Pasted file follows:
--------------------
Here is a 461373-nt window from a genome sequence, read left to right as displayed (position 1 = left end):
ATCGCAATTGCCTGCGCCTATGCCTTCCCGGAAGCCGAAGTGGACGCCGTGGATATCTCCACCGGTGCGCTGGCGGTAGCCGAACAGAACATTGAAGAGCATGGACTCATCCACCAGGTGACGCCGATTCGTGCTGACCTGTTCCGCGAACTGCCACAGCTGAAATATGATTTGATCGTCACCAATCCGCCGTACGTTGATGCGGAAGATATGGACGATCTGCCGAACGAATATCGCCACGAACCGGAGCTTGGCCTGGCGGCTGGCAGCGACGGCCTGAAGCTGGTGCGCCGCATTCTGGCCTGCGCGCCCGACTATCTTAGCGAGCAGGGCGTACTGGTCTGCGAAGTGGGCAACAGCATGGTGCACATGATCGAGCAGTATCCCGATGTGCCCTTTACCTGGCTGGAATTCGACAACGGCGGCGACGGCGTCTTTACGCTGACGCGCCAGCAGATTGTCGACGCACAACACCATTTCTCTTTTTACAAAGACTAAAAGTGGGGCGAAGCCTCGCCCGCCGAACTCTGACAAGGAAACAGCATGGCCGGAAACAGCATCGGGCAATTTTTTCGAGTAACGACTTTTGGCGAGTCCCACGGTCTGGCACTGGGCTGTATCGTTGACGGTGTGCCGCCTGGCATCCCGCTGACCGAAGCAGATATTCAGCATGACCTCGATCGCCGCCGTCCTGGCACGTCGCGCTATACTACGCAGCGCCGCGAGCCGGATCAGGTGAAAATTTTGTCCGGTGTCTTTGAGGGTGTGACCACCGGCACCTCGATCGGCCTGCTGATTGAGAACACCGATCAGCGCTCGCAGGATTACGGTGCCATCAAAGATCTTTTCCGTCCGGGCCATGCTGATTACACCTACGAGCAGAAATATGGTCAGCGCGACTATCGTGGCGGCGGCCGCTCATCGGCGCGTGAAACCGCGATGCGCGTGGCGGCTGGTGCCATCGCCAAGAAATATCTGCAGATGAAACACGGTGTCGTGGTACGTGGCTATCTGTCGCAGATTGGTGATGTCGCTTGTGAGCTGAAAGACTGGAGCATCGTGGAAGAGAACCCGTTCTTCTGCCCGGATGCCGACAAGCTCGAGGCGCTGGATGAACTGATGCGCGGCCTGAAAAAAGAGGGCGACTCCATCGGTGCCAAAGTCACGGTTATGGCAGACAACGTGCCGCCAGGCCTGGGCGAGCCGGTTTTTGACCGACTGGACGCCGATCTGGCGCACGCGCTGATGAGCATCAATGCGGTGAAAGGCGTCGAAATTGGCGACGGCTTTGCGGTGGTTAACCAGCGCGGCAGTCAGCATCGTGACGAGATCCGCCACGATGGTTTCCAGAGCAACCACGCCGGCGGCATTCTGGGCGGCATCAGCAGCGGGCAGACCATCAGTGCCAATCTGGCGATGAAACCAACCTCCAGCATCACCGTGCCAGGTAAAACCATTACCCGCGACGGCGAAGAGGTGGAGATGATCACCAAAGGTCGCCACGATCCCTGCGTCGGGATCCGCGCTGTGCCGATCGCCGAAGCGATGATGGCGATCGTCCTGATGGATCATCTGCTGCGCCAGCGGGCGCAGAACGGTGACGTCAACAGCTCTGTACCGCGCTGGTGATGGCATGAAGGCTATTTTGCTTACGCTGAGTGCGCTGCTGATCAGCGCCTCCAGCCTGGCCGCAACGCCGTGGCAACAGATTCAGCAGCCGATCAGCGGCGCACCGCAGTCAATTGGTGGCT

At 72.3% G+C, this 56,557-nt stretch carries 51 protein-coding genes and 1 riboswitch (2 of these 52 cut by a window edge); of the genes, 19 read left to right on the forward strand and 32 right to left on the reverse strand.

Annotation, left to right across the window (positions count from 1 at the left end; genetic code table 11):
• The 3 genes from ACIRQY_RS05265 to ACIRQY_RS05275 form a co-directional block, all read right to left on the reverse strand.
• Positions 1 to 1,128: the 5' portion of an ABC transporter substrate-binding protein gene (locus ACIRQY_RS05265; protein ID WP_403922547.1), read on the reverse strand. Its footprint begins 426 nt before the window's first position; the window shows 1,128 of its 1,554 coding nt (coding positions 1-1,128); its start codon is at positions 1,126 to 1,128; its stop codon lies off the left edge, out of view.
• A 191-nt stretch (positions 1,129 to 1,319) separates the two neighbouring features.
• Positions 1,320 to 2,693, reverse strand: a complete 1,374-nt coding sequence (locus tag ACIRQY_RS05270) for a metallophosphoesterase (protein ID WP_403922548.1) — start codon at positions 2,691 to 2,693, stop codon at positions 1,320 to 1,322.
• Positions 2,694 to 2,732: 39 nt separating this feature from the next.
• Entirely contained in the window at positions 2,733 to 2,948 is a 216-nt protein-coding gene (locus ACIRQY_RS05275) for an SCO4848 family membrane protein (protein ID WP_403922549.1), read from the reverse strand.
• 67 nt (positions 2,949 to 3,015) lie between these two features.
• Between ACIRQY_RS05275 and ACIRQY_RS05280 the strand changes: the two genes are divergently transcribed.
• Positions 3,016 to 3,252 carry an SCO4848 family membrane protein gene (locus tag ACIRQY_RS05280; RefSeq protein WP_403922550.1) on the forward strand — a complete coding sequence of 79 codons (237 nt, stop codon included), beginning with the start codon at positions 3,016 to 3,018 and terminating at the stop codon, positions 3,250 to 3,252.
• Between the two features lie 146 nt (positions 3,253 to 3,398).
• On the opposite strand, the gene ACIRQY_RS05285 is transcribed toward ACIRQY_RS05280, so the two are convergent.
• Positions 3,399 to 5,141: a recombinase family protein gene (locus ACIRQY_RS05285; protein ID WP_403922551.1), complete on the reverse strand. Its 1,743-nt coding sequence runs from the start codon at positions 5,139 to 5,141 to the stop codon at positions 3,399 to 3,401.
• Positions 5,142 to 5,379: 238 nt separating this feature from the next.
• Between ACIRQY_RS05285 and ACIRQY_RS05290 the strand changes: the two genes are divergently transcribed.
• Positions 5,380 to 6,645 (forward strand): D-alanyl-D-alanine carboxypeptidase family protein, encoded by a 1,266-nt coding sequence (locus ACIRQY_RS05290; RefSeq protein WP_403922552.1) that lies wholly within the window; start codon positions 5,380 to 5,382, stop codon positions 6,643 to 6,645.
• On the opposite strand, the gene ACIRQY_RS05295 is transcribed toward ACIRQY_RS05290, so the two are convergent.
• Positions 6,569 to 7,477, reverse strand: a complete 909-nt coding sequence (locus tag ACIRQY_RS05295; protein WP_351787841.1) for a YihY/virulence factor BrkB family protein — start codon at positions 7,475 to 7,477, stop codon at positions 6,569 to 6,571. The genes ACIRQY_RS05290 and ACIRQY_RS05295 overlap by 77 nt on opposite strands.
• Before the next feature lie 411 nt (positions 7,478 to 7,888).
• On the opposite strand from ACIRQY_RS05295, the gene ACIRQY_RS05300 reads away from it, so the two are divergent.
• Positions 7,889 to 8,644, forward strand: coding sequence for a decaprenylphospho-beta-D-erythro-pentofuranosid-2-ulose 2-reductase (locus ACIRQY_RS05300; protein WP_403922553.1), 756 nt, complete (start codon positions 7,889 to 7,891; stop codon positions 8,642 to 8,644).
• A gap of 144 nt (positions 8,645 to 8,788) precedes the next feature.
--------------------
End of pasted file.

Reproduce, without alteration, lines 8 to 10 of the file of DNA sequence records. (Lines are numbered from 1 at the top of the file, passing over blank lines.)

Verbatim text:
• Positions 1,320 to 2,693, reverse strand: a complete 1,374-nt coding sequence (locus tag ACIRQY_RS05270) for a metallophosphoesterase (protein ID WP_403922548.1) — start codon at positions 2,691 to 2,693, stop codon at positions 1,320 to 1,322.
• Positions 2,694 to 2,732: 39 nt separating this feature from the next.
• Entirely contained in the window at positions 2,733 to 2,948 is a 216-nt protein-coding gene (locus ACIRQY_RS05275) for an SCO4848 family membrane protein (protein ID WP_403922549.1), read from the reverse strand.